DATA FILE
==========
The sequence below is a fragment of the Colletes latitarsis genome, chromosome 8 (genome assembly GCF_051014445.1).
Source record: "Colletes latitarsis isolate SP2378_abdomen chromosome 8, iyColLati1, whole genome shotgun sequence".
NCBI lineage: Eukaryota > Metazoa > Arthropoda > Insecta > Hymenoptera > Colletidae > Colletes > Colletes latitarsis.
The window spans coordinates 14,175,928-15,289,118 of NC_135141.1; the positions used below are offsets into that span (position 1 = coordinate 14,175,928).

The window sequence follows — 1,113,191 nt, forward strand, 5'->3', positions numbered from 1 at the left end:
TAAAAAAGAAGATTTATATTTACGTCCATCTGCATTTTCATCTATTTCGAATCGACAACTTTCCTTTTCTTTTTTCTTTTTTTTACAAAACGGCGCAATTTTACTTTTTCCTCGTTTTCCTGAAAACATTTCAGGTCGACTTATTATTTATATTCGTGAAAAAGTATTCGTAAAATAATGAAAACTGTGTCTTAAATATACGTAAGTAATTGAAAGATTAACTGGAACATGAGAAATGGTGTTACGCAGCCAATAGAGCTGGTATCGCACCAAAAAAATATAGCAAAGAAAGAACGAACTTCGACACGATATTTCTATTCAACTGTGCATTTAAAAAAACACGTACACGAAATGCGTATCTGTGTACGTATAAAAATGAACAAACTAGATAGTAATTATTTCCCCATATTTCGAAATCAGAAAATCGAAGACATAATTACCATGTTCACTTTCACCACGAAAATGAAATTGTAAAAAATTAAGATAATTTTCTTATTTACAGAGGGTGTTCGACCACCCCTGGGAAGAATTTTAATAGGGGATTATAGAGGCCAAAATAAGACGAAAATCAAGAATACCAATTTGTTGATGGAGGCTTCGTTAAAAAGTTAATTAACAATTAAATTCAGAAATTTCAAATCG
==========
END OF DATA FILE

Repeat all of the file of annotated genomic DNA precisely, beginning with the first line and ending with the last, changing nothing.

The sequence below is a fragment of the Colletes latitarsis genome, chromosome 8 (genome assembly GCF_051014445.1).
Source record: "Colletes latitarsis isolate SP2378_abdomen chromosome 8, iyColLati1, whole genome shotgun sequence".
NCBI lineage: Eukaryota > Metazoa > Arthropoda > Insecta > Hymenoptera > Colletidae > Colletes > Colletes latitarsis.
The window spans coordinates 14,175,928-15,289,118 of NC_135141.1; the positions used below are offsets into that span (position 1 = coordinate 14,175,928).

The window sequence follows — 1,113,191 nt, forward strand, 5'->3', positions numbered from 1 at the left end:
TAAAAAAGAAGATTTATATTTACGTCCATCTGCATTTTCATCTATTTCGAATCGACAACTTTCCTTTTCTTTTTTCTTTTTTTTACAAAACGGCGCAATTTTACTTTTTCCTCGTTTTCCTGAAAACATTTCAGGTCGACTTATTATTTATATTCGTGAAAAAGTATTCGTAAAATAATGAAAACTGTGTCTTAAATATACGTAAGTAATTGAAAGATTAACTGGAACATGAGAAATGGTGTTACGCAGCCAATAGAGCTGGTATCGCACCAAAAAAATATAGCAAAGAAAGAACGAACTTCGACACGATATTTCTATTCAACTGTGCATTTAAAAAAACACGTACACGAAATGCGTATCTGTGTACGTATAAAAATGAACAAACTAGATAGTAATTATTTCCCCATATTTCGAAATCAGAAAATCGAAGACATAATTACCATGTTCACTTTCACCACGAAAATGAAATTGTAAAAAATTAAGATAATTTTCTTATTTACAGAGGGTGTTCGACCACCCCTGGGAAGAATTTTAATAGGGGATTATAGAGGCCAAAATAAGACGAAAATCAAGAATACCAATTTGTTGATGGAGGCTTCGTTAAAAAGTTAATTAACAATTAAATTCAGAAATTTCAAATCG